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YULIN (Web Desk) – An annual dog meat festival in south-west China has begun, amid uproar on the part of animal rights activists.

Undercover footage of the notorious Yulin meat festival has emerged as tensions mount ahead of tomorrow’s official launch.

About 10,000 dogs will be slaughtered for their meat at the Lychee and Dog Meat Festival in Yulin in Guangxi province on Sunday and Monday to mark the summer solstice, state media said.

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Thousands of dogs are being shipped in and slaughtered by dog traders to mark China’s summer solstice, which will then be eaten and washed down with lychee wine.

Harrowing pictures have emerged of the stolen family pets and other waifs and strays, stuffed inside cramped metal cages as they are lined up to be sold at the cruel carnival.

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Dogs can be heard yelping as animal rights’ campaigners surreptitiously film the dog markets, keeping the camera hidden from view for fear of angering locals.

And photographs, taken by members of Humane Society International (HSI) capturing brutal slaughterhouse scenes in the city, clearly show the trade in dog meat is already well underway.

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Distraught campaigners and outraged locals have been going there to buy pups and save them from certain death.

Hundreds of animals have been rescued and purchased from dog meat traders, but thousands are expected to be killed and their meat consumed for the festival, which authorities have tried to deny is still happening, charities say.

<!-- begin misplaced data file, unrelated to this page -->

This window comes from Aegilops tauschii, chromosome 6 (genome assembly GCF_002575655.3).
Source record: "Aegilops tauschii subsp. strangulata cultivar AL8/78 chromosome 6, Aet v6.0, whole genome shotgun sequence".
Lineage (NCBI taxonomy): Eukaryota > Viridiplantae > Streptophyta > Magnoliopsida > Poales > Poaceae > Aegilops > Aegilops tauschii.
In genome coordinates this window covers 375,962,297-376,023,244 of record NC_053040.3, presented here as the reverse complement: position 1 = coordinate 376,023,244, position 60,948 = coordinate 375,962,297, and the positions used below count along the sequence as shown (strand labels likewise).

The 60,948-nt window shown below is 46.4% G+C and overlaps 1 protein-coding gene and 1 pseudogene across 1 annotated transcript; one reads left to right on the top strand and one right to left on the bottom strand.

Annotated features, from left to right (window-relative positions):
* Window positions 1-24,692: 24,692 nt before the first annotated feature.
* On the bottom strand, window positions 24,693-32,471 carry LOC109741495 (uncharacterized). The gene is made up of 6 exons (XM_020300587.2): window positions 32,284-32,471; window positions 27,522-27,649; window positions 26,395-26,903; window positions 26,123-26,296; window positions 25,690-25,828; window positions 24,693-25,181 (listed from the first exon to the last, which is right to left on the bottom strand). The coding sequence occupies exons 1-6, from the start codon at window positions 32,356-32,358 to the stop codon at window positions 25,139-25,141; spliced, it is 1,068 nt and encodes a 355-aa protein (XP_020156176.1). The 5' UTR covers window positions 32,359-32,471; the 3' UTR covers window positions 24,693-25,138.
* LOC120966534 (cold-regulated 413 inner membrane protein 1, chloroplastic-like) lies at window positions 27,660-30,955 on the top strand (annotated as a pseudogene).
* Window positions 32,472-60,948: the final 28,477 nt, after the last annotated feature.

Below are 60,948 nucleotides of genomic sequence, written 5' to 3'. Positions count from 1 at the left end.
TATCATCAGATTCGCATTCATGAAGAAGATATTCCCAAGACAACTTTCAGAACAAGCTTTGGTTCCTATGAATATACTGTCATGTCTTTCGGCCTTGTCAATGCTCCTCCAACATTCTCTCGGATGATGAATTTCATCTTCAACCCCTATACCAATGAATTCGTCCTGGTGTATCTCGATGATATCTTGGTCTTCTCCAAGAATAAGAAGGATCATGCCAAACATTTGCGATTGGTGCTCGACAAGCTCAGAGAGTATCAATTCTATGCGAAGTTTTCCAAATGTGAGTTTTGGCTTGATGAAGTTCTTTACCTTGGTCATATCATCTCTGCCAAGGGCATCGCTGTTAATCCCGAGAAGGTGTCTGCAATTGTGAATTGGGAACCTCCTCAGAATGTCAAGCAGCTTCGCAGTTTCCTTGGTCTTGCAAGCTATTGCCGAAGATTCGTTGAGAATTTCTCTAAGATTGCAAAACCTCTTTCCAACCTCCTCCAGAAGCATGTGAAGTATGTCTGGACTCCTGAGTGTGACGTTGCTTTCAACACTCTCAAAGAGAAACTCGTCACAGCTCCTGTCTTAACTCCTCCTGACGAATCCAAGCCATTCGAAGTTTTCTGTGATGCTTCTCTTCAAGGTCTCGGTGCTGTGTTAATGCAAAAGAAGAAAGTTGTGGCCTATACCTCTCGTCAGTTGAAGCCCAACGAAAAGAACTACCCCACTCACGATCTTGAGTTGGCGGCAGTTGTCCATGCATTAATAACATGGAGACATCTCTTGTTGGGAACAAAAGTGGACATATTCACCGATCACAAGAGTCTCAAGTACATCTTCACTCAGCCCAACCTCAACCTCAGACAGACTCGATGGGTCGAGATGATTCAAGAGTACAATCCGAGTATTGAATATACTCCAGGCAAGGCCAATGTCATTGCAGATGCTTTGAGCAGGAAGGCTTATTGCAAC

“We’ve seen all manner of dog breeds coming in to the rescue shelters, some of them obviously someone’s pet because they still have their collars on with their names,” said Adam Parascandola, from the HSI.

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“There are also a lot of cats and tiny kittens rescued. It’s nauseating to think that these poor guys were next to be beaten to death and eaten.

“We know that these are only a small number compared to the thousands who have already suffered and died, but every life saved is precious,” he told the Daily Mail.

He said there was a ‘real divide’ in Yulin between the older generation dog meat traders and the younger generation Chinese animal traders who want it to stop.

He said: “We’ve also seen just ordinary Chinese citizens who have no connection at all to animal rights but have seen the news and felt compelled to come down and help these animals.

“It’s inspiring actually, and a real sign of hope for a future China without this horrific dog and cat meat trade.

One retired school teacher from Tianjin hit the headlines when she purchased dozens of dogs to save them.

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Yang Xiaoyun, retired school teacher, paid about 7,000 yuan ($1,100; £710) to save 100 dogs on Saturday.

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Residents and vendors in Yulin say the animals are killed in a humane way.

Many of the animals die on the long truck journeys from across China with others suffering such horrendous injuries that they cannot stand in the filthy pens they are transferred to.

Those who do survive are clubbed over the head and have their throats cut open before they are thrown into boiling water. The butcher then plucks all the hair, removes all the organs and puts the dog on the grill.